Yemeni Ali Hamza al-Bahlul, who has acknowledged that he is "from al-Qaida", is one of only nine Guantanamo prisoners charged with crimes.
A separate tribunal also began on Wednesday for Omar Khadr, a 19-year-old Canadian who is accused of killing a US army medic in Afghanistan when he was 15.
Meanwhile, Aljazeera reports quoting Major Jeff Wayne, the prison camp's deputy director of public relations, that 40 Guantanamo detainees continue to be on hunger strike. However, he denied the latest allegations of torture levelled by Amnesty International.
Most of the 500 or so detainees at Guantanamo have been held without charges for years. The pre-trial hearings at the remote military base in Cuba began on the fourth anniversary of the opening of Guantanamo as a prison for terrorism suspects.
Al-Bahlul is accused of conspiring to commit war crimes by acting as a bodyguard for bin Ladin and making recruiting videos for al-Qaida.
He said he did not recognise the authority of what he called an illegal tribunal set up by enemies of the Muslim nations.
"There's going to be a tribunal of God on the day of judgment," al-Bahlul told the court in Arabic. "Do what you have to do and rule however you have to rule ... God will rule based on justice."
Khadr, 19, is accused of killing a
US army medic in Afghanistan
Al-Bahlul ended his participation in the proceedings with one word in English, "Boycott", and the presiding officer, army Colonel Peter Brownback, set his trial tentatively for 15 May.
The tribunal for Khadr, accused of killing the medic with a grenade during a firefight at a suspected al-Qaida compound in Afghanistan, was less colourful.
Khadr quietly answered "Yes sir" when the presiding officer, Marine Colonel Robert Chester, asked him if he understood his rights. He reserved the right to enter a plea later.
Khadr wore khaki pants and a blue-and-red T-shirt with the huge logo of the Canadian sportswear firm Roots.
Chester said the attire violated court rules and urged the lawyers to find Khadr an appropriate shirt before his hearing resumed on Thursday at 1pm.
Through his military lawyer, Captain John Merriam, Khadr asked that a more experienced military attorney be appointed to represent him.
Up to 40 detainees are on hunger
strike in Guantanamo prison
The hearing was the first time that Merriam has defended anybody in a courtroom, and Chester said he thought the request could be granted.
The Pentagon is proceeding with the two cases even though courts have halted the trials of other Guantanamo prisoners pending a US Supreme Court ruling on whether George Bush as president had authority to establish the tribunals to try foreign terrorism suspects after the 11 September 2001 attacks.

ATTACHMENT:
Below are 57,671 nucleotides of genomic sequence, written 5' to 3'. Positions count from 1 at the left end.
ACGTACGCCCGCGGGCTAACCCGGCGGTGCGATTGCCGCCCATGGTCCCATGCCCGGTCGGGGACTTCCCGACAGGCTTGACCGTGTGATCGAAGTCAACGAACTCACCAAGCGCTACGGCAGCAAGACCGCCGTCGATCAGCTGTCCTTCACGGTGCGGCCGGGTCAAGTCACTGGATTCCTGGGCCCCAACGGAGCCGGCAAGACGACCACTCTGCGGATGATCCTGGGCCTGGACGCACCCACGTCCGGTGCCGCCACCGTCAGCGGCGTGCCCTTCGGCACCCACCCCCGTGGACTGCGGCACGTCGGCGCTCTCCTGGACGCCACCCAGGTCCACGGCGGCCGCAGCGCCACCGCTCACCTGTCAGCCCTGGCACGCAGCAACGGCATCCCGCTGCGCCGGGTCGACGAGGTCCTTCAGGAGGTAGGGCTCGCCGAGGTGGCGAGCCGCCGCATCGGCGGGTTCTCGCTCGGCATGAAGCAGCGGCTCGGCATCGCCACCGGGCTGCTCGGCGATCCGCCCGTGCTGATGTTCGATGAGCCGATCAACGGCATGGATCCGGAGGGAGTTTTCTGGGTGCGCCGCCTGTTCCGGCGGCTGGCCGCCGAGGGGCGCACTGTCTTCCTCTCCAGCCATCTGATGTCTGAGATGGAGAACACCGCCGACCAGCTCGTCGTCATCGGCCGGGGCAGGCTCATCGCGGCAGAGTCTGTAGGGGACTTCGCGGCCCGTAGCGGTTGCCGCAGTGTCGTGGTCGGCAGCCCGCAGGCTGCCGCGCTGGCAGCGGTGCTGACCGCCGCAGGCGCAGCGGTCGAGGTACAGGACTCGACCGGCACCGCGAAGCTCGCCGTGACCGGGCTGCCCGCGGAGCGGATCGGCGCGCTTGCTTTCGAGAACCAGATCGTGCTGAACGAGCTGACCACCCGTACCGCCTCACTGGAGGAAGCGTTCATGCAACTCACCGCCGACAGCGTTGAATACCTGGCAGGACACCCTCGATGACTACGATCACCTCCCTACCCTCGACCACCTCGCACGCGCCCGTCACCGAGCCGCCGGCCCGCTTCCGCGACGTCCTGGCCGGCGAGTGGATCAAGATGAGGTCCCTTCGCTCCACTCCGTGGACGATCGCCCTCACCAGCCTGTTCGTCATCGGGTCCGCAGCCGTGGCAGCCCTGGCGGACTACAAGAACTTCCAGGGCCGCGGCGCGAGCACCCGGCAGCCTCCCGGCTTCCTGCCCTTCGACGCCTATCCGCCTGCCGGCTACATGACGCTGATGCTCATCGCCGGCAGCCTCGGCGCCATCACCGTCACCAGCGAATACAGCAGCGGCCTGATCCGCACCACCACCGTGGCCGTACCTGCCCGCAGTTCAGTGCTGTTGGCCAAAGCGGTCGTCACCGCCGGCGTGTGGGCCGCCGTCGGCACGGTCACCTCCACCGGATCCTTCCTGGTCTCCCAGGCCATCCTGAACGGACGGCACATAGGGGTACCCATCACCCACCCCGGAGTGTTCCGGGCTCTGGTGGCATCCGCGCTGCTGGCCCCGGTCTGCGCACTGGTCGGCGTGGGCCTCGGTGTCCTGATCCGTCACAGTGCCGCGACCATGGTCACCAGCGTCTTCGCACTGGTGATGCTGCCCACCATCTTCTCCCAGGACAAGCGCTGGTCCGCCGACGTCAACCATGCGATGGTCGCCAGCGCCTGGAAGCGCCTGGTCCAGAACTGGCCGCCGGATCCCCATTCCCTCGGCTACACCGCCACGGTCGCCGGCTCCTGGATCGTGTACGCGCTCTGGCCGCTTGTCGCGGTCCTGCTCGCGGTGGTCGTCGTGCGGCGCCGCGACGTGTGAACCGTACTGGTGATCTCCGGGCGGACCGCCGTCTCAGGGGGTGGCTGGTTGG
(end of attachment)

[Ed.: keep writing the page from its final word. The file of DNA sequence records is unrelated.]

The high court will hear arguments in the case in March.
Neither defendant was shackled or handcuffed in the courtroom. Both face life in prison if convicted.
Al-Bahlul read a list of nine reasons why he refused to be represented by a military lawyer or to participate further, including the treatment of Palestinians by Israel - "your allies, the Jews", he said.
Al-Bahlul also said Guantanamo prisoners had been tortured and that the Britons there had been released without being subjected to military tribunals.
He objected to the potential use of secret evidence and to the US characterisation of prisoners as illegal belligerents.
"We are prisoners of war and legal combatants based on our religion and our religious law"
Ali Hamza al-Bahlul,
alleged Bin Ladin bodyguard
"We are prisoners of war and legal combatants based on our religion and our religious law," he said.
Brownback rejected al-Bahlul's request to represent himself and al-Bahlul refused to meet Army Reserve Major Tom Fleener, the lawyer appointed by the military to defend him.
Smiling and thanking Brownback, al-Bahlul held up a sheet of paper scrawled with the word "Boycott" in English and Arabic.
He removed translation earphones, and refused to enter a plea or to stand when the charges were read.
Al-Bahlul's hearing ended on Wednesday. Khadr's will resume on Thursday to address defence complaints that the chief prosecutor made pre-judicial statements by telling journalists that Khadr was a terrorist whose family spent holidays with bin Ladin and trained to make bombs to kill Americans.